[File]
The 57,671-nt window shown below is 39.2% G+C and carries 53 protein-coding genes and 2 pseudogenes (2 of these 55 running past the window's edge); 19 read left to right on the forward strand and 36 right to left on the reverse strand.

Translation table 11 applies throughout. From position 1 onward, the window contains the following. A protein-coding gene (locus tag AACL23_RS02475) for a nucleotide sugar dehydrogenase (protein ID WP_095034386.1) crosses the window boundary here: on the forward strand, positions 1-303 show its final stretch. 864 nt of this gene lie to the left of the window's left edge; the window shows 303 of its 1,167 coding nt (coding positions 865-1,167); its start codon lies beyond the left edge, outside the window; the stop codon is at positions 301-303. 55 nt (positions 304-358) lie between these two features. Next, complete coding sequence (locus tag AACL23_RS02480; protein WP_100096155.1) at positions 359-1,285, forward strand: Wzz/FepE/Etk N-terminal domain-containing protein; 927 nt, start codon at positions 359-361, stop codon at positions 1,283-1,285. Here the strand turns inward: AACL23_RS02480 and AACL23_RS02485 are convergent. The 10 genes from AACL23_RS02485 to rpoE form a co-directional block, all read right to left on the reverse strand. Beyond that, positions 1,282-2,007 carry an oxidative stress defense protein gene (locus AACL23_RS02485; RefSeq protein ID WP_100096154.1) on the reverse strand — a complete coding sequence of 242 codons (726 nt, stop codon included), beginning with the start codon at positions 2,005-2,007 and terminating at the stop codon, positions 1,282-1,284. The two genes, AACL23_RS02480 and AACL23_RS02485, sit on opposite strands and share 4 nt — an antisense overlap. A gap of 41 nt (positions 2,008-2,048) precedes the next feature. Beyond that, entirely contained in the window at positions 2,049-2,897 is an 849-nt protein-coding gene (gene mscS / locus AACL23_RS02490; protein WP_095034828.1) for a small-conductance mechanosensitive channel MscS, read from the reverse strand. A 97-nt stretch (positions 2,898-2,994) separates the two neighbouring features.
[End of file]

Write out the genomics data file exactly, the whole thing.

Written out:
The 57,671-nt window shown below is 39.2% G+C and carries 53 protein-coding genes and 2 pseudogenes (2 of these 55 running past the window's edge); 19 read left to right on the forward strand and 36 right to left on the reverse strand.

Translation table 11 applies throughout. From position 1 onward, the window contains the following. A protein-coding gene (locus tag AACL23_RS02475) for a nucleotide sugar dehydrogenase (protein ID WP_095034386.1) crosses the window boundary here: on the forward strand, positions 1-303 show its final stretch. 864 nt of this gene lie to the left of the window's left edge; the window shows 303 of its 1,167 coding nt (coding positions 865-1,167); its start codon lies beyond the left edge, outside the window; the stop codon is at positions 301-303. 55 nt (positions 304-358) lie between these two features. Next, complete coding sequence (locus tag AACL23_RS02480; protein WP_100096155.1) at positions 359-1,285, forward strand: Wzz/FepE/Etk N-terminal domain-containing protein; 927 nt, start codon at positions 359-361, stop codon at positions 1,283-1,285. Here the strand turns inward: AACL23_RS02480 and AACL23_RS02485 are convergent. The 10 genes from AACL23_RS02485 to rpoE form a co-directional block, all read right to left on the reverse strand. Beyond that, positions 1,282-2,007 carry an oxidative stress defense protein gene (locus AACL23_RS02485; RefSeq protein ID WP_100096154.1) on the reverse strand — a complete coding sequence of 242 codons (726 nt, stop codon included), beginning with the start codon at positions 2,005-2,007 and terminating at the stop codon, positions 1,282-1,284. The two genes, AACL23_RS02480 and AACL23_RS02485, sit on opposite strands and share 4 nt — an antisense overlap. A gap of 41 nt (positions 2,008-2,048) precedes the next feature. Beyond that, entirely contained in the window at positions 2,049-2,897 is an 849-nt protein-coding gene (gene mscS / locus AACL23_RS02490; protein WP_095034828.1) for a small-conductance mechanosensitive channel MscS, read from the reverse strand. A 97-nt stretch (positions 2,898-2,994) separates the two neighbouring features.